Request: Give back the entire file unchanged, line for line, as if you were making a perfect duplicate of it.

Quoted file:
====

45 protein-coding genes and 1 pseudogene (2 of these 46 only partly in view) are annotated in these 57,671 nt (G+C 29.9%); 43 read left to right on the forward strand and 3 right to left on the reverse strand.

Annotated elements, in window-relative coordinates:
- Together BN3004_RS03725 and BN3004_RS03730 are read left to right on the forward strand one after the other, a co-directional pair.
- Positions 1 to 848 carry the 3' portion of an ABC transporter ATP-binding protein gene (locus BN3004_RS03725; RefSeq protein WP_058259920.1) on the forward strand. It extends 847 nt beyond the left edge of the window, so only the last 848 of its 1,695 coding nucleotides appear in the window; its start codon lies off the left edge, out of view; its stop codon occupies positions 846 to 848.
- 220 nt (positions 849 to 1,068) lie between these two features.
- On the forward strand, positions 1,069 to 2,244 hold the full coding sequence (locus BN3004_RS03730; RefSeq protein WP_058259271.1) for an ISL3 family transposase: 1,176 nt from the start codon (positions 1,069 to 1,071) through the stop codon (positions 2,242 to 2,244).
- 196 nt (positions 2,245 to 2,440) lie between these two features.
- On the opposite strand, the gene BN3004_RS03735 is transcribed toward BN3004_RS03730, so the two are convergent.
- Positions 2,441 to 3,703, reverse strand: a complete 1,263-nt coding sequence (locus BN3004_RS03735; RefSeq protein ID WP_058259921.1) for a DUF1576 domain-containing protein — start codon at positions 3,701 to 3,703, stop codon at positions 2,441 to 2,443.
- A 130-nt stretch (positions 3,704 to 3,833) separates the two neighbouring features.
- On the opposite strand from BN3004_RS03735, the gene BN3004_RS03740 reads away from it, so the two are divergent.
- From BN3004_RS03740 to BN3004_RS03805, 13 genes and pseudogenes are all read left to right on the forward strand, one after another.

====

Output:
45 protein-coding genes and 1 pseudogene (2 of these 46 only partly in view) are annotated in these 57,671 nt (G+C 29.9%); 43 read left to right on the forward strand and 3 right to left on the reverse strand.

Annotated elements, in window-relative coordinates:
- Together BN3004_RS03725 and BN3004_RS03730 are read left to right on the forward strand one after the other, a co-directional pair.
- Positions 1 to 848 carry the 3' portion of an ABC transporter ATP-binding protein gene (locus BN3004_RS03725; RefSeq protein WP_058259920.1) on the forward strand. It extends 847 nt beyond the left edge of the window, so only the last 848 of its 1,695 coding nucleotides appear in the window; its start codon lies off the left edge, out of view; its stop codon occupies positions 846 to 848.
- 220 nt (positions 849 to 1,068) lie between these two features.
- On the forward strand, positions 1,069 to 2,244 hold the full coding sequence (locus BN3004_RS03730; RefSeq protein WP_058259271.1) for an ISL3 family transposase: 1,176 nt from the start codon (positions 1,069 to 1,071) through the stop codon (positions 2,242 to 2,244).
- 196 nt (positions 2,245 to 2,440) lie between these two features.
- On the opposite strand, the gene BN3004_RS03735 is transcribed toward BN3004_RS03730, so the two are convergent.
- Positions 2,441 to 3,703, reverse strand: a complete 1,263-nt coding sequence (locus BN3004_RS03735; RefSeq protein ID WP_058259921.1) for a DUF1576 domain-containing protein — start codon at positions 3,701 to 3,703, stop codon at positions 2,441 to 2,443.
- A 130-nt stretch (positions 3,704 to 3,833) separates the two neighbouring features.
- On the opposite strand from BN3004_RS03735, the gene BN3004_RS03740 reads away from it, so the two are divergent.
- From BN3004_RS03740 to BN3004_RS03805, 13 genes and pseudogenes are all read left to right on the forward strand, one after another.